Things like this make it feel much more vibrant, but then it is let down by other nuisances. The non-stop cowboy rock soundtrack is grindingly bad to my ears (I muted it within the second hour of play) and there is a baffling over-reliance on the context-sensitive A button. The A button is used to throttle up, to dock, to go to warp, to pick up loot, to drop out of warp, to accept hailing messages, to pair up with a wingman, and lots of other mission-specific things. It is one of my most-hated design decisions when a game maps almost every meaningful thing to a single all-purpose switch. It makes the player immediately conscious of the “game” because they are always looking out for the moment when the context switches. And it conflicts with the attitude that governs the rest of the buttons on the controller, where you can develop a straightforward reflex akin to muscle memory for simple, yet specific actions. Crowding dozens of actions onto a single button makes it feel like the backseat of an overpopulated carpool, with multiple voices vying for attention telling you to turn the radio up, roll down the windows, take this right turn, we need to stop for a piss, oh god please all of you JUST SHUT UP.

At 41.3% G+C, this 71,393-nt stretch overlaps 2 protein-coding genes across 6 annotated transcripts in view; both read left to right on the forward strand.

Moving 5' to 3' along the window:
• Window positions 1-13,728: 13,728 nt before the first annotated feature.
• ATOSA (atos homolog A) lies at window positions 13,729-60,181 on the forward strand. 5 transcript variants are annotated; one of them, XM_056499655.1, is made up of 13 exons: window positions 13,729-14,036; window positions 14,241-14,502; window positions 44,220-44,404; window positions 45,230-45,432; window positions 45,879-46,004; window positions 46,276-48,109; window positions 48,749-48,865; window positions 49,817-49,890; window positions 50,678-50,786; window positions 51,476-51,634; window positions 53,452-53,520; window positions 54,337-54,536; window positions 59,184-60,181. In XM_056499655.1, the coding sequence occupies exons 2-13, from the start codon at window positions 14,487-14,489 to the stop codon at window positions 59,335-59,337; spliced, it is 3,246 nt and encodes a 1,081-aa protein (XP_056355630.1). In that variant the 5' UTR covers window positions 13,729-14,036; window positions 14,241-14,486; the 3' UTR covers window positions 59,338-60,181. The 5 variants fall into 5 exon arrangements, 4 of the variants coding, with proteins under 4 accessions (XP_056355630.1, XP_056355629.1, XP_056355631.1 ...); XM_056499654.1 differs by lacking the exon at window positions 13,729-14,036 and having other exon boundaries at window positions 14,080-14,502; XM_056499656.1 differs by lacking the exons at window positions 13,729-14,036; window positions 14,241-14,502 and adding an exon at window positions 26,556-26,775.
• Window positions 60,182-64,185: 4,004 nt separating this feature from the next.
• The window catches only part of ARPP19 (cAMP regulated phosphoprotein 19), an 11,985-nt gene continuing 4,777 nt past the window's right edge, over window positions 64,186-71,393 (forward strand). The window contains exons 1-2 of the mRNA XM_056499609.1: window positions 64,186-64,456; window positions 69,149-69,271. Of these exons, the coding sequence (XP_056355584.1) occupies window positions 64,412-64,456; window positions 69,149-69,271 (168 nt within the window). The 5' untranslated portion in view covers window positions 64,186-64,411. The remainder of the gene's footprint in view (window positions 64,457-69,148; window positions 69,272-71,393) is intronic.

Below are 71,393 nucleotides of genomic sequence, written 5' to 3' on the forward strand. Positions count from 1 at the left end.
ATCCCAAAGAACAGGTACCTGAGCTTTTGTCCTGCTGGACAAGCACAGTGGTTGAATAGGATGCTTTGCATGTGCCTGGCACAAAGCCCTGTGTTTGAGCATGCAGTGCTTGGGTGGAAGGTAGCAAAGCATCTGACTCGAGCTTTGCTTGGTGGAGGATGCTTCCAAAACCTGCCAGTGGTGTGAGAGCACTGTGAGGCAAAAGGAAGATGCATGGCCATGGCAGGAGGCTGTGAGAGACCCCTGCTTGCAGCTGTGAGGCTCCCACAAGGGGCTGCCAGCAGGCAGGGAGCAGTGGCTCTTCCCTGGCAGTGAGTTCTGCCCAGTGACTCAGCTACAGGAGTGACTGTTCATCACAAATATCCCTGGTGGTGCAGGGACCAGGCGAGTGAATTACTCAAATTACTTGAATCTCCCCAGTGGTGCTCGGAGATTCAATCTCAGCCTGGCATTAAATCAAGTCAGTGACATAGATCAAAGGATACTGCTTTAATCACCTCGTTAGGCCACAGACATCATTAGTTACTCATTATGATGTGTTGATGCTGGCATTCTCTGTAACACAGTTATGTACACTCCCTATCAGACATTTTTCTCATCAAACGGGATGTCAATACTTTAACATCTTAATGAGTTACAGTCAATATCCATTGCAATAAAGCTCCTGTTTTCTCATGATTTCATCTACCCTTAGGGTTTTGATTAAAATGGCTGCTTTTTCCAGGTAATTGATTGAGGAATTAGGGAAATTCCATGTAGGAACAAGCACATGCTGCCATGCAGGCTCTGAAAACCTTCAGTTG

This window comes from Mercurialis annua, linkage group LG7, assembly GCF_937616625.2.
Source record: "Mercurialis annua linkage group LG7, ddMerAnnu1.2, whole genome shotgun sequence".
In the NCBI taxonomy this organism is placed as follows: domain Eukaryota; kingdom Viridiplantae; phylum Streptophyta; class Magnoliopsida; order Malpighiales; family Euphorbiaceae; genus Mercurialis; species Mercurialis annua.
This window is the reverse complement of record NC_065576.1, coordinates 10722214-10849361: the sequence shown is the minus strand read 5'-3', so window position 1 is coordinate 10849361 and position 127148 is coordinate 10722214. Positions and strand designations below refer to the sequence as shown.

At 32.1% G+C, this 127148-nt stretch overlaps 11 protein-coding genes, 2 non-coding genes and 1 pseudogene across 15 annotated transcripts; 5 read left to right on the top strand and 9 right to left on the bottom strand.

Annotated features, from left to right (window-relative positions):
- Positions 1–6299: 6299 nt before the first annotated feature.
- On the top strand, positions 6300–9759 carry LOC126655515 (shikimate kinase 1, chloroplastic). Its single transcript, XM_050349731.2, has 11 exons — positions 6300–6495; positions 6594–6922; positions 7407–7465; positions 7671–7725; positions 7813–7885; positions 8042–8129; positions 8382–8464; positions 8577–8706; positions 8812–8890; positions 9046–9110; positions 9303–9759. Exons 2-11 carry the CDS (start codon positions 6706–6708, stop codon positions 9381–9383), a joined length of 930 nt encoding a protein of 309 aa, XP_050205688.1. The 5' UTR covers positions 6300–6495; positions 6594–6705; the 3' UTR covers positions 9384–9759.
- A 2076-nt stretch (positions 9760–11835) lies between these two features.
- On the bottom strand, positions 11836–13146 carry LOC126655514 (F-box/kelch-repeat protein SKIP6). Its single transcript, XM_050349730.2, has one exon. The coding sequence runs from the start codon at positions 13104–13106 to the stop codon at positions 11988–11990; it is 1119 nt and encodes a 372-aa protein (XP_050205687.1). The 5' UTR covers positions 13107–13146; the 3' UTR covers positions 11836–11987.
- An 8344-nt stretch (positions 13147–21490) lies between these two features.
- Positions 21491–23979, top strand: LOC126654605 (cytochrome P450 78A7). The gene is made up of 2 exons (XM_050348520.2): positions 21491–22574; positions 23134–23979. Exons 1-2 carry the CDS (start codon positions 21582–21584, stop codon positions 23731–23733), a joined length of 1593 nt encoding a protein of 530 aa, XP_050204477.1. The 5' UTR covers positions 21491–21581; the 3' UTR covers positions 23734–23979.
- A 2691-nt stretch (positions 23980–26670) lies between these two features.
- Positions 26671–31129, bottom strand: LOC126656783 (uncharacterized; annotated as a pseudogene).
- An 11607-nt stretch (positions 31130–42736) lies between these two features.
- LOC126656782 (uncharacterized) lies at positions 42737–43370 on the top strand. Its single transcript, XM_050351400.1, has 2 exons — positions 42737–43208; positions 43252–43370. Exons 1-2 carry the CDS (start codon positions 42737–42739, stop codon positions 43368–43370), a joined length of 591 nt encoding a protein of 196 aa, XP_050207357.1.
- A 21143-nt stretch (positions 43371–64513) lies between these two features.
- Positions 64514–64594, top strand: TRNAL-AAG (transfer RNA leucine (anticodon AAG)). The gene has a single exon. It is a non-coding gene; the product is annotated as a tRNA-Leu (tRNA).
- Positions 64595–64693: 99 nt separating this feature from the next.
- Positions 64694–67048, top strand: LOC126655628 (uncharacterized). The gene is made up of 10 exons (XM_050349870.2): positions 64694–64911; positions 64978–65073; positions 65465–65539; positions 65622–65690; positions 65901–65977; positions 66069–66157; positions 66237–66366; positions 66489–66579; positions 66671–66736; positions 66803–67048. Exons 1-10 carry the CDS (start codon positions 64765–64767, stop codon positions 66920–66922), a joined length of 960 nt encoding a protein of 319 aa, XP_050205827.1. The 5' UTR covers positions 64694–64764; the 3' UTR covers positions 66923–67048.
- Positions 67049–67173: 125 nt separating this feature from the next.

Well, at least the galaxy is a busy place. There’s no emptiness to this space at all. Convoys full of cargo move from point to point, ripe for the picking. Treaty vessels zip across the system in a bid to make peace. Pirates and scum hang out in debris fields beside the gargantuan carcasses of fallen victims, or amid glistening shards of ice in dark belts. There are nebulae that interfere with your radar, or where storms rage that can randomly knock out your shields with a bolt of space lightning – a wonderful touch. Traveling from one system to another also sees a spike in difficulty and new ship parts becoming available. So it becomes this desperate uphill clamber through the sector, constantly tweaking your ride against the next deadly foe.
There’s also a faction system in place that sees you in good or bad favour with the warring clans of space. Often I stumbled on brawls between these factions, just by accident, and having no reason to irritate either one, simply left. Unlike a lot of space sims, you are never in warp for very long without something happening. If anything, you are maybe interrupted by vessels and asteroids a little too often. But when a major sin of space games is watching the dead of space go by for minutes at a time, it feels unfair to critique Rebel Galaxy for wanting to get you involved.
What is a fair critique is that, ultimately, none of it matters very much. As I said, the state of your ship is what keeps you going. You fight more to earn more to buy more. In this way it is a very transparent game. But also a repetitive one, and overall, a mixed bag. I know a game is not capturing me when, as a reviewer, I keep checking my “hours played” stat on Steam to see if I can fairly say: “OK, that’s enough”. Still, I recognise there are always those who want more space sauce, who won’t mind fighting on a 2D plane, and who will be much more possessed by upgrading their own “Wobblenaut”.